My surgery was very successful. It was actually the first time this particular surgery had been done on anyone, it was the first time two specific procedures had been done during the same surgery, procedures which are normally separate surgeries.

My surgery went so well that they repeated these 2 procedures in one on a similar patient a few weeks later. This person died either during or shortly after surgery and to my knowledge they now only perform the procedures separately.

In the months following my surgery I was still very ill but I had less pain and more capacity than I had had for years, whilst still only focusing on recovery, I still felt calm, but worries about the future, planning and responsibilities started to creep in. Three months later when I was back in the UK I started to suffer from severe depression and thoughts of suicide. I had worked so hard to find out what was wrong with me, so hard to fundraise, so hard to recover, I had worked so hard to live it made no sense to me why I was frequently feeling like I wanted to stop living. The weight of my responsibilities, the pressure of planning for and worrying about the future had never felt quite so heavy. I was also suffering from complex PTSD, my experiences in western biomedicine a contributing factor to this.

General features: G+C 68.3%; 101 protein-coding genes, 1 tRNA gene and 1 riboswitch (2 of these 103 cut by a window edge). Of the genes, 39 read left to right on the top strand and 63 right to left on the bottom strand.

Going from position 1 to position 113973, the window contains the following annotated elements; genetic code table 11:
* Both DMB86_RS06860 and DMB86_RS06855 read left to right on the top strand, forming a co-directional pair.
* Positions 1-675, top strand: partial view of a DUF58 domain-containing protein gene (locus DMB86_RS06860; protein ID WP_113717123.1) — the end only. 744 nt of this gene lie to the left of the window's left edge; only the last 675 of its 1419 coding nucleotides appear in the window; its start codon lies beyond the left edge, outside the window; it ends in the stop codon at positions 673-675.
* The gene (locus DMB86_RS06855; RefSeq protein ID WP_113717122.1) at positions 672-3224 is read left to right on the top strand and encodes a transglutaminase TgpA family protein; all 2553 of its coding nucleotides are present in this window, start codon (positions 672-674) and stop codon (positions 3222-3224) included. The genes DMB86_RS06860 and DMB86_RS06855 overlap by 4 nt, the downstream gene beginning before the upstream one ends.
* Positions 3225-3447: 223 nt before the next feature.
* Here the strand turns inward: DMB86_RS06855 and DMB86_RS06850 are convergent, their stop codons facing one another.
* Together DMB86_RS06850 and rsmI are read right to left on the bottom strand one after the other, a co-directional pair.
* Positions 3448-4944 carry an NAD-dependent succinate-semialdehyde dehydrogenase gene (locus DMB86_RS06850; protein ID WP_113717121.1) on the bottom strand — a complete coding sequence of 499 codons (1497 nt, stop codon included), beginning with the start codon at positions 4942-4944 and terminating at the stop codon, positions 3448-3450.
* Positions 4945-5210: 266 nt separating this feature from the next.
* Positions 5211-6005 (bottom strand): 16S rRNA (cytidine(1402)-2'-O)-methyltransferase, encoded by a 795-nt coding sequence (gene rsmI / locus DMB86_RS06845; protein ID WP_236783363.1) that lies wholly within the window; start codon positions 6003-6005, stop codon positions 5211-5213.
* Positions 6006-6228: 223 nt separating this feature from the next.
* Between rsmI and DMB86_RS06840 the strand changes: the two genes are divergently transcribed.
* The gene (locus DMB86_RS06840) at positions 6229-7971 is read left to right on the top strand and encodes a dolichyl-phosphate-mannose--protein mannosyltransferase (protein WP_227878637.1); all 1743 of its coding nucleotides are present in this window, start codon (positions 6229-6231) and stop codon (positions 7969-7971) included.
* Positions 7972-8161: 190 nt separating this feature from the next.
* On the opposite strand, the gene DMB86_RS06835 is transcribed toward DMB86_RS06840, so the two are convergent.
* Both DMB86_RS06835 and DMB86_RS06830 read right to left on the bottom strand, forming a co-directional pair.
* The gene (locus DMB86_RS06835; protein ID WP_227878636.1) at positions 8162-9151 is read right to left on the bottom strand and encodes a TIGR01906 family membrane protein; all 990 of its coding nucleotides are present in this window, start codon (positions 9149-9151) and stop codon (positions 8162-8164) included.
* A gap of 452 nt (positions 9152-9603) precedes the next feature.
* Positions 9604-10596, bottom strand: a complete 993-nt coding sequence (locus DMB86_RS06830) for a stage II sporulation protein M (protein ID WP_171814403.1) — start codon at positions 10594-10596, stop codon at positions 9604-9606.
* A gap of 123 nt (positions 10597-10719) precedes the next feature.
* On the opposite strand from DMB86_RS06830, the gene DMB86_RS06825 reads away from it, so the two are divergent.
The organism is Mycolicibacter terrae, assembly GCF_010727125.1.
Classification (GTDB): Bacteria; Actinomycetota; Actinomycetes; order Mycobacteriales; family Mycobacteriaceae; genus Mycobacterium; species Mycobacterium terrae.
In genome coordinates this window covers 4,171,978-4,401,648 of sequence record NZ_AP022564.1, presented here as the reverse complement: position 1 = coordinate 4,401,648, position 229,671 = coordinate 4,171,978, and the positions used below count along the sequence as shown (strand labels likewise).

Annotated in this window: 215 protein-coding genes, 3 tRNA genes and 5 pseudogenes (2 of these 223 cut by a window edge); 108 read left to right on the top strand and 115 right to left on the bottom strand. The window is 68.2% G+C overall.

There were many contributing factors to my depression, some situational, some hormonal as I had been put on a medication that induced menopause for three months, which was then stopped because of the severe side effects. But aside from all these factors, that feeling of calmness before surgery kept coming back to me, that feeling of being content. I also felt guilt for the person who did have the worst case scenario, possibly because of my success and a feeling of responsibility to all the people suffering from the same complication, being refused treatment, struggling to fundraise, whether they asked directly for my help or not, I felt like I was being crushed under the weight of responsibility towards others, the anger of the injustice at the heart of this condition and the guilt of surviving when others in my position don’t and won’t. 

It is a hard sensation to express. To try and understand this sensation I recently read Maurice Blanchot’s short autobiographical récit, ‘The instant of my death’ in which he recounts in third person, as if talking about someone else how he felt and what he experienced in the moments before he was almost killed by a Nazi firing squad, who let him go at the last minute. The essay ponders that although we can never experience our own death, it is an event that forever evades experience, getting this close to death is the closest we can get to experiencing death, preparing to die is perhaps the closest we can get to experiencing death.